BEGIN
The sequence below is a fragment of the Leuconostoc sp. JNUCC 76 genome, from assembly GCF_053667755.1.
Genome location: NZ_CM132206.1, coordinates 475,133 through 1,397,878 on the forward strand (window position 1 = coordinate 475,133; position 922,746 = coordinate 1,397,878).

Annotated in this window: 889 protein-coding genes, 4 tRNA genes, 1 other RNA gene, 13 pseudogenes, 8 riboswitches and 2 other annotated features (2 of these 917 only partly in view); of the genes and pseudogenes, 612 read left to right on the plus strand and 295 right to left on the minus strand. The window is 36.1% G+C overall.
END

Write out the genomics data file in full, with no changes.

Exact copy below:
The sequence below is a fragment of the Leuconostoc sp. JNUCC 76 genome, from assembly GCF_053667755.1.
Genome location: NZ_CM132206.1, coordinates 475,133 through 1,397,878 on the forward strand (window position 1 = coordinate 475,133; position 922,746 = coordinate 1,397,878).

Annotated in this window: 889 protein-coding genes, 4 tRNA genes, 1 other RNA gene, 13 pseudogenes, 8 riboswitches and 2 other annotated features (2 of these 917 only partly in view); of the genes and pseudogenes, 612 read left to right on the plus strand and 295 right to left on the minus strand. The window is 36.1% G+C overall.